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Great reasons to visit Hallett Cove Conservation Park in February

Visit Hallett Cove Conservation Park during February and take part in the many geological to coastal activities being held to celebrate it being Park of the Month.

Great reasons to visit Hallett Cove Conservation Park in February
Sugarloaf at Hallett Cove Conservation Park. The red layer is made of boulders and sediment deposited on the bottom of an ancient glacial meltwater lake.

Ranger Jae Ellis said February is a great opportunity to take part in activities such as ranger guided walks, exploring the geology and nature photography.

“These activities will give people a chance to discover the park’s natural treasures and hopefully lots more people will visit again,” Ms Ellis said.

“Around 280 million years ago Hallett Cove and surrounding areas were covered with ice during the time when Australia was part of the ancient supercontinent of Gondwanaland.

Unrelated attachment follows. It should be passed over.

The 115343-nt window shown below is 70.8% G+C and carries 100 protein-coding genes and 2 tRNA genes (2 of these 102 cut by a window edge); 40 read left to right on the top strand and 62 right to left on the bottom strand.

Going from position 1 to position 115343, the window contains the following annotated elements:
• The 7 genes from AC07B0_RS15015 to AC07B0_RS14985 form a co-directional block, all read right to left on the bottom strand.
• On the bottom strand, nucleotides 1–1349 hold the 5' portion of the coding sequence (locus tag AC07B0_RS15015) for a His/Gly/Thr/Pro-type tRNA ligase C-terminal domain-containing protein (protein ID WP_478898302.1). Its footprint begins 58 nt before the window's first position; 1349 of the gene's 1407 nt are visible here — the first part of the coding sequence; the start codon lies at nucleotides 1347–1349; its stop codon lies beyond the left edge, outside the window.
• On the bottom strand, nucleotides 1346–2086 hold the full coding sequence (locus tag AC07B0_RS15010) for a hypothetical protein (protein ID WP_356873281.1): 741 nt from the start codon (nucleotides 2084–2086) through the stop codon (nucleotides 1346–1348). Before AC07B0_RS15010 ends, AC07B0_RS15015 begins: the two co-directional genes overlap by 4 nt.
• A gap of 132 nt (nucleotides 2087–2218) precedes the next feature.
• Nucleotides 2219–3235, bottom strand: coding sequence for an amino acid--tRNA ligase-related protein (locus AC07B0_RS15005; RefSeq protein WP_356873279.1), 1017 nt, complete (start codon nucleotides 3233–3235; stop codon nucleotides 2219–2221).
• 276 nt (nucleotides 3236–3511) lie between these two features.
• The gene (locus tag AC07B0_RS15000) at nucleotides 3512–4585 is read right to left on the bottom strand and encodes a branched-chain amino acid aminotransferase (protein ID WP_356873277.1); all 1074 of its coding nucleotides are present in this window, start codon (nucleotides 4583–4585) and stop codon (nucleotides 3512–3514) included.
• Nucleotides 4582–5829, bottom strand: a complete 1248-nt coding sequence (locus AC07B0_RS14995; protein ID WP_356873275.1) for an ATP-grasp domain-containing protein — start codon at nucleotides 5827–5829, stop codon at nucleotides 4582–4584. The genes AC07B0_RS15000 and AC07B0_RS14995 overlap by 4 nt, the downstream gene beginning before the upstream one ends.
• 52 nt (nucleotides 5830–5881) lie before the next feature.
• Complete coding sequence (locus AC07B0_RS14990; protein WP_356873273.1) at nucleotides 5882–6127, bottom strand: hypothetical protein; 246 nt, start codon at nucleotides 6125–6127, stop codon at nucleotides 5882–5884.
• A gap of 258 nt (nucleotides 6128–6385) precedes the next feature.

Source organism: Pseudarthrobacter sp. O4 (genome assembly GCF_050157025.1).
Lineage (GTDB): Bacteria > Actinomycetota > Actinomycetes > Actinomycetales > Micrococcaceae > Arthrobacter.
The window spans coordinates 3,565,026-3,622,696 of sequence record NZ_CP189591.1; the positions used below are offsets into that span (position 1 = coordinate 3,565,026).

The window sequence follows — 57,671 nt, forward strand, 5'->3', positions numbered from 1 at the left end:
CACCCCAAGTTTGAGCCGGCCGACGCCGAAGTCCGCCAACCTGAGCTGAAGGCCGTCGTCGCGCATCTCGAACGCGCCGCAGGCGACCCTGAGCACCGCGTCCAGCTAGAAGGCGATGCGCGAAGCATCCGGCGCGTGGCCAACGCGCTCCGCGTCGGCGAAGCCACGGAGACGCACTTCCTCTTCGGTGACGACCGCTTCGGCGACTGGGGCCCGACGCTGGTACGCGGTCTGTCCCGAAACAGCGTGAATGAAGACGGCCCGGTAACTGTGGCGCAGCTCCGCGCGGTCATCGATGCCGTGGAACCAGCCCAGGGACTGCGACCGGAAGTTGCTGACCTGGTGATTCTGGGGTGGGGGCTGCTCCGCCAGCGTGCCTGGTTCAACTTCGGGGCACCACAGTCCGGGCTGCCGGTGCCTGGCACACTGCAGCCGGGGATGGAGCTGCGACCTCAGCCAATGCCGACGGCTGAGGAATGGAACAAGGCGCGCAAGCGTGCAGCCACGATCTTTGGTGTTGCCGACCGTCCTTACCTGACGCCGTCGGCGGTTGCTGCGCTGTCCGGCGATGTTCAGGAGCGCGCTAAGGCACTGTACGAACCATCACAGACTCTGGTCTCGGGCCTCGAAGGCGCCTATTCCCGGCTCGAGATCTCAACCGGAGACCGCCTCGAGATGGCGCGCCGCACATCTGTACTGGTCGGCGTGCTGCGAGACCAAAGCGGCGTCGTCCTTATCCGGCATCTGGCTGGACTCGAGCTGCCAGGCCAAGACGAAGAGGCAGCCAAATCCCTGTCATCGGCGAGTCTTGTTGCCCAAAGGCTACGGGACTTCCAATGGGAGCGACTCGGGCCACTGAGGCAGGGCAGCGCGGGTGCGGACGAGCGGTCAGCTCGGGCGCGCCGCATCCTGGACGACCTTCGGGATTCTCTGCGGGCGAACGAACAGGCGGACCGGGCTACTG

“Hallett Cove Conservation Park features evidence of an ancient ice age, with gouge marks on rocks caused by glaciers – a must see!

“The park is also home to stumpy lizards, singing honeyeaters, superb blue fairy-wrens, banjo frogs, starfish, sea urchins and nankeen kestrels.

“Come and discover one of Australia's most outstanding geological and archaeological sites at Hallett Cove Conservation Park this month.”

To book activities and for more information visit https://www.parks.sa.gov.au/get-inspired/park-of-the-month/february-park-of-the-month-hallett-cove

The park is located about 22km from Adelaide city.